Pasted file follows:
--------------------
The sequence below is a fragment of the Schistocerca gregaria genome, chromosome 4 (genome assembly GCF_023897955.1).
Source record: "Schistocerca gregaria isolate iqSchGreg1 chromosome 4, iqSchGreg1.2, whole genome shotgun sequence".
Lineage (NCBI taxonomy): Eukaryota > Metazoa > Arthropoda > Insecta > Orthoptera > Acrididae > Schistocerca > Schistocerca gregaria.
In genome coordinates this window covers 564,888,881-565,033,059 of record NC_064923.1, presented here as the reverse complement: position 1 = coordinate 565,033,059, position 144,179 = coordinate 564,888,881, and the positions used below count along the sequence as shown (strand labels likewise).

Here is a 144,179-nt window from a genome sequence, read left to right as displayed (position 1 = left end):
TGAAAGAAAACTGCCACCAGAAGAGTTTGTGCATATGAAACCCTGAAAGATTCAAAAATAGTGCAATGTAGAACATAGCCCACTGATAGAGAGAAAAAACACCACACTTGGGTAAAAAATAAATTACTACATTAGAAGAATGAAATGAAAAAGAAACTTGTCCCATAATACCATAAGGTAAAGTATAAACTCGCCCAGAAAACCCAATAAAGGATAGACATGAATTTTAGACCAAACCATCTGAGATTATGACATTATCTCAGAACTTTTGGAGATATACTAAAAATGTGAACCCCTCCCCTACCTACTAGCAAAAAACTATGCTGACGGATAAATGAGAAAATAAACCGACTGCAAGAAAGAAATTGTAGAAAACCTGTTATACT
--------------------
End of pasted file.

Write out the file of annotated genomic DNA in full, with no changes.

The sequence below is a fragment of the Schistocerca gregaria genome, chromosome 4 (genome assembly GCF_023897955.1).
Source record: "Schistocerca gregaria isolate iqSchGreg1 chromosome 4, iqSchGreg1.2, whole genome shotgun sequence".
Lineage (NCBI taxonomy): Eukaryota > Metazoa > Arthropoda > Insecta > Orthoptera > Acrididae > Schistocerca > Schistocerca gregaria.
In genome coordinates this window covers 564,888,881-565,033,059 of record NC_064923.1, presented here as the reverse complement: position 1 = coordinate 565,033,059, position 144,179 = coordinate 564,888,881, and the positions used below count along the sequence as shown (strand labels likewise).

Here is a 144,179-nt window from a genome sequence, read left to right as displayed (position 1 = left end):
TGAAAGAAAACTGCCACCAGAAGAGTTTGTGCATATGAAACCCTGAAAGATTCAAAAATAGTGCAATGTAGAACATAGCCCACTGATAGAGAGAAAAAACACCACACTTGGGTAAAAAATAAATTACTACATTAGAAGAATGAAATGAAAAAGAAACTTGTCCCATAATACCATAAGGTAAAGTATAAACTCGCCCAGAAAACCCAATAAAGGATAGACATGAATTTTAGACCAAACCATCTGAGATTATGACATTATCTCAGAACTTTTGGAGATATACTAAAAATGTGAACCCCTCCCCTACCTACTAGCAAAAAACTATGCTGACGGATAAATGAGAAAATAAACCGACTGCAAGAAAGAAATTGTAGAAAACCTGTTATACT